Tuesday, April 5, 2011

Of Leviathans and Cinderellas, the Women's Final Tips Tonight

For the last several years, I've heard it said that the problem with women's basketball is the hegemony of UConn (and Tennessee and Stanford, to a lesser degree.) Suddenly, yesterday, after Texas A&M knocked off Stanford and Notre Dame took down mighty UConn (you know what they say -- fourth time's a charm), I heard it said that nobody will watch tonight's final because, wait for it -- UConn and Stanford aren't playing.

Huh? Too much UConn? Too little UConn? I'm confused. So now David felling Goliath is a bad thing? Are dynasties good? Or bad? Are we supposed to want a visit from Cinderella or not, for crying out loud?!

We need UConn (and Tennessee and Stanford) because Cinderella is just another obscure, unknown housewench without the evil step-mother. And make no mistake, the Huskies and the Vols and the Cardinal are the evil stepmothers in this tale. We need them because underdogs don't exist in a vacuum. They require opposition, are reliant on tyranny (or at least overwhelming odds.)

David disappears into the vapor without Goliath.

But it's also no fun if Goliath always wins. Who wants to tune in if David never ever notches a victory? We watch because of the possibility of Cinderella dancing with Prince Charming. So we need UConn (and Tennessee and Stanford). And we also need them to get knocked down every now and again because what compels us, what grabs our attention is the push-pull, the tug of war between big and little, the battle of expected against unexpected, the dynastic and the scrappy.

Without the diametrical opposition of the underdog versus leviathan paradigm laying over it, the 1985 Villanova men's team is just another champion. Which is my high-falutin' way of saying, had 'Nova beaten any team other than Georgetown, nobody remembers that game. But given what Georgetown was, Villanova's victory is considered one of the greatest upsets in men's tournament history. Everybody remembers it, everybody refers to it; heck, 25 years have passed and that game is as relevant, as present, as though it happened yesterday.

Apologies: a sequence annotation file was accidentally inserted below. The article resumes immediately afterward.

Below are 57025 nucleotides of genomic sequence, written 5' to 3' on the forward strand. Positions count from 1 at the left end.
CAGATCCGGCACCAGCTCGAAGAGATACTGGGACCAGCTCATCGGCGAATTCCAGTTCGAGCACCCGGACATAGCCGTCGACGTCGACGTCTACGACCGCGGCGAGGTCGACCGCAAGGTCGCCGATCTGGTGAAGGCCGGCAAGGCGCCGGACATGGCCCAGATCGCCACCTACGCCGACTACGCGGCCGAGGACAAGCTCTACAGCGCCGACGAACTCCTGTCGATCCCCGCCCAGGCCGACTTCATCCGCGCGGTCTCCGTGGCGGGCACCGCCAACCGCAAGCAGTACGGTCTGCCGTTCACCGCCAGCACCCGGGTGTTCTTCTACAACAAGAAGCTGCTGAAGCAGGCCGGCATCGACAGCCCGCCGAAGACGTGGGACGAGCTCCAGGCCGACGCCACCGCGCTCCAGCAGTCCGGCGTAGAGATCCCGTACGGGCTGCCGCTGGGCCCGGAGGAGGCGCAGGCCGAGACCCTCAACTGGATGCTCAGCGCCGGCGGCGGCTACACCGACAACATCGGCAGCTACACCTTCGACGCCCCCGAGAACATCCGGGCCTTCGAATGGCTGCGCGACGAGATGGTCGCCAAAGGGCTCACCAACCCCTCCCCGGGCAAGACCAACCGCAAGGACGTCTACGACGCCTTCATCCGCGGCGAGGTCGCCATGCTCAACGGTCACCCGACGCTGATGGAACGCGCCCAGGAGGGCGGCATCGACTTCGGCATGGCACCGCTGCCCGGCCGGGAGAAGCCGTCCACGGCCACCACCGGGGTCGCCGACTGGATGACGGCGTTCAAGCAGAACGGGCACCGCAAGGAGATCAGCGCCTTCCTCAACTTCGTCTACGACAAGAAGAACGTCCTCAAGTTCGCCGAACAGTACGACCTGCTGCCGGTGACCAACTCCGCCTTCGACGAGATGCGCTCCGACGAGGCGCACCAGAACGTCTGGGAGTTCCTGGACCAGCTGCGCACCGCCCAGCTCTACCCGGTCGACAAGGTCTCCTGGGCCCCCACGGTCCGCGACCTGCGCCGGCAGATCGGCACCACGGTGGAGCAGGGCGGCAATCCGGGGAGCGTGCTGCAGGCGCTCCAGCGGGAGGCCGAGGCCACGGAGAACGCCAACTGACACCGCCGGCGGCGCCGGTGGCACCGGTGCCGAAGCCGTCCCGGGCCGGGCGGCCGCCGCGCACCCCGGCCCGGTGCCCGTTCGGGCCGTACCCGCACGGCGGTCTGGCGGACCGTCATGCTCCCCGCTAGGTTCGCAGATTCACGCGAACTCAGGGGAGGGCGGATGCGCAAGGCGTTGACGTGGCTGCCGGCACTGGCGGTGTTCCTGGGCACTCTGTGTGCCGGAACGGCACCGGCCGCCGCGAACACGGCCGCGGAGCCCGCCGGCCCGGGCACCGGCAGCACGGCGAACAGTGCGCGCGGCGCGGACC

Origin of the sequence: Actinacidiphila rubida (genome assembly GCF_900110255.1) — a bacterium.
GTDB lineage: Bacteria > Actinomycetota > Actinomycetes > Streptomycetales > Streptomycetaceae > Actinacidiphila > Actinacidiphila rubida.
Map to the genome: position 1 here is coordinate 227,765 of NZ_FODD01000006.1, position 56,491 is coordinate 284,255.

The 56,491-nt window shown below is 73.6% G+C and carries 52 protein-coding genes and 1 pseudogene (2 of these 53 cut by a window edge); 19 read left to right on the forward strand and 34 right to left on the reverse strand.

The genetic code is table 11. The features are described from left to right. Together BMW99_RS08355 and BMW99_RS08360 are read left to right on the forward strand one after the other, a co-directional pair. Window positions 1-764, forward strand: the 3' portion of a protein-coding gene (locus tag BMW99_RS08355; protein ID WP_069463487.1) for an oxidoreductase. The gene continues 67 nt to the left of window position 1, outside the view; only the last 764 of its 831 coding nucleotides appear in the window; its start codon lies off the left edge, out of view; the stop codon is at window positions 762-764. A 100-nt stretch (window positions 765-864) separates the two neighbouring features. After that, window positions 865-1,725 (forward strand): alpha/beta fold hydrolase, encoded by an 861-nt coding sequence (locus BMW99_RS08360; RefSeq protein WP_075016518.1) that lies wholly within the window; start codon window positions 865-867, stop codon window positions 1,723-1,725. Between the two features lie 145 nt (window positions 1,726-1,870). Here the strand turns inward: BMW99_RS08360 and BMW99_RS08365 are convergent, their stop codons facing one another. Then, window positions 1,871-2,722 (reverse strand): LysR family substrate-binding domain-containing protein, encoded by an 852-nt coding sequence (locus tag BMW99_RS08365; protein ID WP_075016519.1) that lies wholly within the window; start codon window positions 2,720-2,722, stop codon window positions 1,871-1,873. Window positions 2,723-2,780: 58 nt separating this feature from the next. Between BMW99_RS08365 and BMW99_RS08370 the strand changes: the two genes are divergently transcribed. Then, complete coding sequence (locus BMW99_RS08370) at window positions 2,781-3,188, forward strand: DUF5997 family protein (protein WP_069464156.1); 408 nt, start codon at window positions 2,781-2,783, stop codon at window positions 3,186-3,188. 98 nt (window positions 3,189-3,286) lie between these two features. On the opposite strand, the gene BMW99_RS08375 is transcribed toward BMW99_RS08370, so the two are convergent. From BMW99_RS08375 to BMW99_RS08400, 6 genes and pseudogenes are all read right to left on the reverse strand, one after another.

So what does this women's final mean, given that the titans have already been toppled, knocked from their exalted perches on high?

It means that this is a Final Four we'll be talking about for a long time to come because it's a harbinger of the development of the game.

It means that depth of field is developing over time. These things don't happen overnight. What we are watching, and I find it fascinating to have a front row seat for this, is a sport mid-stride in a massive growth spurt. For now, the underdogs are teams from power conferences (the Big East and Big 12 are the two best in the women's game, by far), but we're on the road to seeing a team from a lesser conference or a mid-major break through.

It means that there is no substitute for good basketball, which is what all four teams gave us Sunday night. That the outcomes of both Final Four match-ups turned out differently than most anticipated is of little consequence. Those were great games and both Notre Dame and Texas A&M made their way to this stage the hard way.

And isn't that a good thing for any sport?

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